Technical Paper

The Influence of Synthetic Oxygenates on Euro IV Diesel Passenger Car Exhaust Emissions - Part 2

The paper presents the test results of the influence of maleate oxygenated additives to diesel fuel on exhaust emissions. Following the previous tests of glycol ethers (SAE Paper 2007-01-0069), the authors decided to use maleates as oxygenates to obtain greater changes in PM/NOx trade-off than the changes obtained as a result of the use of glycol ethers. It was found that in the NEDC maleates at the same concentration as in the case of glycol ethers ensure more favourable changes of PM/NOx trade-off and, as a matter of fact, caused greater reduction in PM emissions without the growth of NOx emissions, however, at the cost of CO and HC emissions. The tests performed in the FTP-75 confirmed a significantly weaker influence of maleates, both positive (PM) and negative (CO, HC) than in the NEDC. They did not find in both cycles any influence of maleates at the tested concentration upon fuel consumption and CO2 emissions.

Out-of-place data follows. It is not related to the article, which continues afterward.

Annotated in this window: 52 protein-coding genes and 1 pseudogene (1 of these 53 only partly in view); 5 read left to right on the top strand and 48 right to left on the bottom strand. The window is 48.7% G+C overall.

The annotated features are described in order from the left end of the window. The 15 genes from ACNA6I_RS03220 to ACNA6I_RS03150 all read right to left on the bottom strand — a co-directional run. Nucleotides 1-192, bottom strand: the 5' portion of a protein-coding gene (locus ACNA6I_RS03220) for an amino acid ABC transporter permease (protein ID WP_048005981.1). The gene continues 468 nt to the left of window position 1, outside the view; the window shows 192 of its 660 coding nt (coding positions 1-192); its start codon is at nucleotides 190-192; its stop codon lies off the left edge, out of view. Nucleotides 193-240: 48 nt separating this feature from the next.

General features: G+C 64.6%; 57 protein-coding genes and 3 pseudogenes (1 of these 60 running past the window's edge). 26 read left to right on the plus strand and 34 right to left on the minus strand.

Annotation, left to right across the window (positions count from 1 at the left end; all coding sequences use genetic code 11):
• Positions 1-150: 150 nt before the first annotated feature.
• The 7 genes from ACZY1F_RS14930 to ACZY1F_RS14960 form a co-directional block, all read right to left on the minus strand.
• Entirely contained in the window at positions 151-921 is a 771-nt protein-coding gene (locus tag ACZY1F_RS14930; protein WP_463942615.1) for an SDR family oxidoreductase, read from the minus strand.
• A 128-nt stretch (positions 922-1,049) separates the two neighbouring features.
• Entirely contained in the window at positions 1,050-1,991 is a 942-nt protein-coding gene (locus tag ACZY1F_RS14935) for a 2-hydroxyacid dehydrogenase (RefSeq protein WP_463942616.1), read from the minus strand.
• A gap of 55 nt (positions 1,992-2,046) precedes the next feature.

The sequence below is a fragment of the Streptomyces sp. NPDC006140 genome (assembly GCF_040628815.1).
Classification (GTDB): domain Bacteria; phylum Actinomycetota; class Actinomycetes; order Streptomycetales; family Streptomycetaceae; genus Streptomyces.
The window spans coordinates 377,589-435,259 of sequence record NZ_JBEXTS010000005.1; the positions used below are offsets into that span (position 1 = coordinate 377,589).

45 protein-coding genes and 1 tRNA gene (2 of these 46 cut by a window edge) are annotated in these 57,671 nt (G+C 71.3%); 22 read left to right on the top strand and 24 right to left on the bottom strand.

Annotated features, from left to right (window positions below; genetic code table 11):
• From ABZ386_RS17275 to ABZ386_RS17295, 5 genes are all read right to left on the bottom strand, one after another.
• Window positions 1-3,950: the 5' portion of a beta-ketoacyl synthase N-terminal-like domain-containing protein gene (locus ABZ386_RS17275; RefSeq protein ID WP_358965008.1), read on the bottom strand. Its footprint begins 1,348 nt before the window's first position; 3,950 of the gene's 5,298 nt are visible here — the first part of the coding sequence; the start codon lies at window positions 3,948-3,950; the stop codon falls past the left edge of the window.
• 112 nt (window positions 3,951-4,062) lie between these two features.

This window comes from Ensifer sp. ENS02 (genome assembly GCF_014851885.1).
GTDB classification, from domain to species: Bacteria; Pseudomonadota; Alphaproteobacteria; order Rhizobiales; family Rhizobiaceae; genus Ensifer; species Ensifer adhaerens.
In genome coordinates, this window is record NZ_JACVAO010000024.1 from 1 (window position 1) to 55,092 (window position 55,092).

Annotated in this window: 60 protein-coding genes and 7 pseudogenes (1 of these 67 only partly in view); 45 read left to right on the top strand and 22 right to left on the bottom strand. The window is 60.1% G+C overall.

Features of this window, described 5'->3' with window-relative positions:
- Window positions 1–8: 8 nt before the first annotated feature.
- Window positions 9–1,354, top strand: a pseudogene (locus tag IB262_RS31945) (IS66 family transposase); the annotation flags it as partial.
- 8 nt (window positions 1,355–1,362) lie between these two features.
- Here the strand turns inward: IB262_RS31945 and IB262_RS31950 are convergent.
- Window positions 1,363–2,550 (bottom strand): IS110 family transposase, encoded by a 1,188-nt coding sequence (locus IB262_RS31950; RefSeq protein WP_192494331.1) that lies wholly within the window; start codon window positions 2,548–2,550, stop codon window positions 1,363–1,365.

Technical Paper

The Effect of Various Petrol-Ethanol Blends on Exhaust Emissions and Fuel Consumption of an Unmodified Light-Duty SI Vehicle